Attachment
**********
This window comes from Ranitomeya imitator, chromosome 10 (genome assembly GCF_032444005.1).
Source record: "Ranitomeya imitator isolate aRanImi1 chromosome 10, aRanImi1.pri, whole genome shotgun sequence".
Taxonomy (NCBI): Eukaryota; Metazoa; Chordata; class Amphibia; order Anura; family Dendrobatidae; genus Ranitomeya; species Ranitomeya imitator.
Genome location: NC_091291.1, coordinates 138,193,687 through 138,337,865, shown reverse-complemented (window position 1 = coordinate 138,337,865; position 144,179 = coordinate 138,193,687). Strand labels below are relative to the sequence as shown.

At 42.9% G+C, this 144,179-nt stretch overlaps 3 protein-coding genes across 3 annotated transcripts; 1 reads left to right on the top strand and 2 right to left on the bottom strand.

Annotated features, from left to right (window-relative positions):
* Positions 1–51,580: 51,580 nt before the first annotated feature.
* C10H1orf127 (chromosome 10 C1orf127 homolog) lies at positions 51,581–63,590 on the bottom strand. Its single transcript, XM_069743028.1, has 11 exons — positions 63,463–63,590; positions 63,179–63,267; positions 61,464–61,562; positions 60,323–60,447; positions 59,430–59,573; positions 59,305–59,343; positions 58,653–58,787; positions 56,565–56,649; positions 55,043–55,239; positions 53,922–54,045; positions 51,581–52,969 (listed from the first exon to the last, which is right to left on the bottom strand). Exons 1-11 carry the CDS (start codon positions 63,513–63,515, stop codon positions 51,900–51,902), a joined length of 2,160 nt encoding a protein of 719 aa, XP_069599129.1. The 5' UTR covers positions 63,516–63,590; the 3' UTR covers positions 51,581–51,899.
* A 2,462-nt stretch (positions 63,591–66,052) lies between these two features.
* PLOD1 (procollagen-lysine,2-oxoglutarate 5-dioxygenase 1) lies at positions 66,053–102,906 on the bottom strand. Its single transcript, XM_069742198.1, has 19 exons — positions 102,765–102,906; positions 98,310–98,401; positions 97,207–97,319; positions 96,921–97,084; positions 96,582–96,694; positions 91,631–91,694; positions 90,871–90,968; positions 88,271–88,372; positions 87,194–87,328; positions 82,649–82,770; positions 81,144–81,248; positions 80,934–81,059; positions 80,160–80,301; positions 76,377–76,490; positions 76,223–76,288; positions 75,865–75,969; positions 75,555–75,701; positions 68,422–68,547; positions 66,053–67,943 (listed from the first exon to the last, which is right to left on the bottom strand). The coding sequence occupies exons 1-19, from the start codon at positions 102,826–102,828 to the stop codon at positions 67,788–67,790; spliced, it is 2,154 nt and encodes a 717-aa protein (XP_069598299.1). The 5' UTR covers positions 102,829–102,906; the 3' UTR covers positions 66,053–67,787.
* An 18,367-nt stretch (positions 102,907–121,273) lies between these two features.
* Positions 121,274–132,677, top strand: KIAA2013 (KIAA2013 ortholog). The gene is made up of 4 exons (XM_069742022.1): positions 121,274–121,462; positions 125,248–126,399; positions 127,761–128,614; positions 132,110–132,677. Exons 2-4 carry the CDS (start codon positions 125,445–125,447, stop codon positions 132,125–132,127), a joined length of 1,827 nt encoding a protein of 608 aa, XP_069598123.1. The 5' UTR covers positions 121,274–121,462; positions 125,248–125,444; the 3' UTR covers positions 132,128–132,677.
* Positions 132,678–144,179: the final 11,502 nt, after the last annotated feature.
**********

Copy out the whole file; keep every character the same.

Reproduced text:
This window comes from Ranitomeya imitator, chromosome 10 (genome assembly GCF_032444005.1).
Source record: "Ranitomeya imitator isolate aRanImi1 chromosome 10, aRanImi1.pri, whole genome shotgun sequence".
Taxonomy (NCBI): Eukaryota; Metazoa; Chordata; class Amphibia; order Anura; family Dendrobatidae; genus Ranitomeya; species Ranitomeya imitator.
Genome location: NC_091291.1, coordinates 138,193,687 through 138,337,865, shown reverse-complemented (window position 1 = coordinate 138,337,865; position 144,179 = coordinate 138,193,687). Strand labels below are relative to the sequence as shown.

At 42.9% G+C, this 144,179-nt stretch overlaps 3 protein-coding genes across 3 annotated transcripts; 1 reads left to right on the top strand and 2 right to left on the bottom strand.

Annotated features, from left to right (window-relative positions):
* Positions 1–51,580: 51,580 nt before the first annotated feature.
* C10H1orf127 (chromosome 10 C1orf127 homolog) lies at positions 51,581–63,590 on the bottom strand. Its single transcript, XM_069743028.1, has 11 exons — positions 63,463–63,590; positions 63,179–63,267; positions 61,464–61,562; positions 60,323–60,447; positions 59,430–59,573; positions 59,305–59,343; positions 58,653–58,787; positions 56,565–56,649; positions 55,043–55,239; positions 53,922–54,045; positions 51,581–52,969 (listed from the first exon to the last, which is right to left on the bottom strand). Exons 1-11 carry the CDS (start codon positions 63,513–63,515, stop codon positions 51,900–51,902), a joined length of 2,160 nt encoding a protein of 719 aa, XP_069599129.1. The 5' UTR covers positions 63,516–63,590; the 3' UTR covers positions 51,581–51,899.
* A 2,462-nt stretch (positions 63,591–66,052) lies between these two features.
* PLOD1 (procollagen-lysine,2-oxoglutarate 5-dioxygenase 1) lies at positions 66,053–102,906 on the bottom strand. Its single transcript, XM_069742198.1, has 19 exons — positions 102,765–102,906; positions 98,310–98,401; positions 97,207–97,319; positions 96,921–97,084; positions 96,582–96,694; positions 91,631–91,694; positions 90,871–90,968; positions 88,271–88,372; positions 87,194–87,328; positions 82,649–82,770; positions 81,144–81,248; positions 80,934–81,059; positions 80,160–80,301; positions 76,377–76,490; positions 76,223–76,288; positions 75,865–75,969; positions 75,555–75,701; positions 68,422–68,547; positions 66,053–67,943 (listed from the first exon to the last, which is right to left on the bottom strand). The coding sequence occupies exons 1-19, from the start codon at positions 102,826–102,828 to the stop codon at positions 67,788–67,790; spliced, it is 2,154 nt and encodes a 717-aa protein (XP_069598299.1). The 5' UTR covers positions 102,829–102,906; the 3' UTR covers positions 66,053–67,787.
* An 18,367-nt stretch (positions 102,907–121,273) lies between these two features.
* Positions 121,274–132,677, top strand: KIAA2013 (KIAA2013 ortholog). The gene is made up of 4 exons (XM_069742022.1): positions 121,274–121,462; positions 125,248–126,399; positions 127,761–128,614; positions 132,110–132,677. Exons 2-4 carry the CDS (start codon positions 125,445–125,447, stop codon positions 132,125–132,127), a joined length of 1,827 nt encoding a protein of 608 aa, XP_069598123.1. The 5' UTR covers positions 121,274–121,462; positions 125,248–125,444; the 3' UTR covers positions 132,128–132,677.
* Positions 132,678–144,179: the final 11,502 nt, after the last annotated feature.